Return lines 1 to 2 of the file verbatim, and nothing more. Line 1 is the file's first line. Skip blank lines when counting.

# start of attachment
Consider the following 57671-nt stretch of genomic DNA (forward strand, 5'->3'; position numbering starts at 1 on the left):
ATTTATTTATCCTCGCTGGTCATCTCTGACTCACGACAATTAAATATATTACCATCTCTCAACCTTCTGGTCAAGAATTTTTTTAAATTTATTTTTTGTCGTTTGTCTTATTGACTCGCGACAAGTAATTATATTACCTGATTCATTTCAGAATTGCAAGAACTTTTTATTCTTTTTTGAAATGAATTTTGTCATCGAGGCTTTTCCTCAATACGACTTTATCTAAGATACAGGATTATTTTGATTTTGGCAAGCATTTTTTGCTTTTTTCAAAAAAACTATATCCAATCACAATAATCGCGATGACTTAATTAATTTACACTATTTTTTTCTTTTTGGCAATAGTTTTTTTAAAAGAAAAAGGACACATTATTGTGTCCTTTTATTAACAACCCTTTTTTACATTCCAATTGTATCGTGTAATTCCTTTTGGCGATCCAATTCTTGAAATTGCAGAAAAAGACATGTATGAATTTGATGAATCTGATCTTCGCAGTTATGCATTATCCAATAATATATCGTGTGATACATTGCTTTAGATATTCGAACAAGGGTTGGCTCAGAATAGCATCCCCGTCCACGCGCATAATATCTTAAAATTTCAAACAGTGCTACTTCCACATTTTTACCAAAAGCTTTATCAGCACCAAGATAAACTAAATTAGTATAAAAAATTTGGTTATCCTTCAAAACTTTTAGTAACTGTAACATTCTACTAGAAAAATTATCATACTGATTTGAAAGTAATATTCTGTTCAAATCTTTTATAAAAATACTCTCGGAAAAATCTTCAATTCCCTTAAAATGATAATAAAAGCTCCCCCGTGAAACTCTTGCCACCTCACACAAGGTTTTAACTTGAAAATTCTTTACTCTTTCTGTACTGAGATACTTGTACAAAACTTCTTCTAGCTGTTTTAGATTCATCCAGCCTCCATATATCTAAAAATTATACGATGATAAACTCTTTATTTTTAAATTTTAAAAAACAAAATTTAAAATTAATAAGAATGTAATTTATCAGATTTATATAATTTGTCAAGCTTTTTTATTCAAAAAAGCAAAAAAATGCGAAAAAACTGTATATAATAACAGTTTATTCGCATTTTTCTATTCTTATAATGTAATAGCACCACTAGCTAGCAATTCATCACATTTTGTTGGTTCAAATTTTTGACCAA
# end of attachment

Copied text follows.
Consider the following 57671-nt stretch of genomic DNA (forward strand, 5'->3'; position numbering starts at 1 on the left):
ATTTATTTATCCTCGCTGGTCATCTCTGACTCACGACAATTAAATATATTACCATCTCTCAACCTTCTGGTCAAGAATTTTTTTAAATTTATTTTTTGTCGTTTGTCTTATTGACTCGCGACAAGTAATTATATTACCTGATTCATTTCAGAATTGCAAGAACTTTTTATTCTTTTTTGAAATGAATTTTGTCATCGAGGCTTTTCCTCAATACGACTTTATCTAAGATACAGGATTATTTTGATTTTGGCAAGCATTTTTTGCTTTTTTCAAAAAAACTATATCCAATCACAATAATCGCGATGACTTAATTAATTTACACTATTTTTTTCTTTTTGGCAATAGTTTTTTTAAAAGAAAAAGGACACATTATTGTGTCCTTTTATTAACAACCCTTTTTTACATTCCAATTGTATCGTGTAATTCCTTTTGGCGATCCAATTCTTGAAATTGCAGAAAAAGACATGTATGAATTTGATGAATCTGATCTTCGCAGTTATGCATTATCCAATAATATATCGTGTGATACATTGCTTTAGATATTCGAACAAGGGTTGGCTCAGAATAGCATCCCCGTCCACGCGCATAATATCTTAAAATTTCAAACAGTGCTACTTCCACATTTTTACCAAAAGCTTTATCAGCACCAAGATAAACTAAATTAGTATAAAAAATTTGGTTATCCTTCAAAACTTTTAGTAACTGTAACATTCTACTAGAAAAATTATCATACTGATTTGAAAGTAATATTCTGTTCAAATCTTTTATAAAAATACTCTCGGAAAAATCTTCAATTCCCTTAAAATGATAATAAAAGCTCCCCCGTGAAACTCTTGCCACCTCACACAAGGTTTTAACTTGAAAATTCTTTACTCTTTCTGTACTGAGATACTTGTACAAAACTTCTTCTAGCTGTTTTAGATTCATCCAGCCTCCATATATCTAAAAATTATACGATGATAAACTCTTTATTTTTAAATTTTAAAAAACAAAATTTAAAATTAATAAGAATGTAATTTATCAGATTTATATAATTTGTCAAGCTTTTTTATTCAAAAAAGCAAAAAAATGCGAAAAAACTGTATATAATAACAGTTTATTCGCATTTTTCTATTCTTATAATGTAATAGCACCACTAGCTAGCAATTCATCACATTTTGTTGGTTCAAATTTTTGACCAA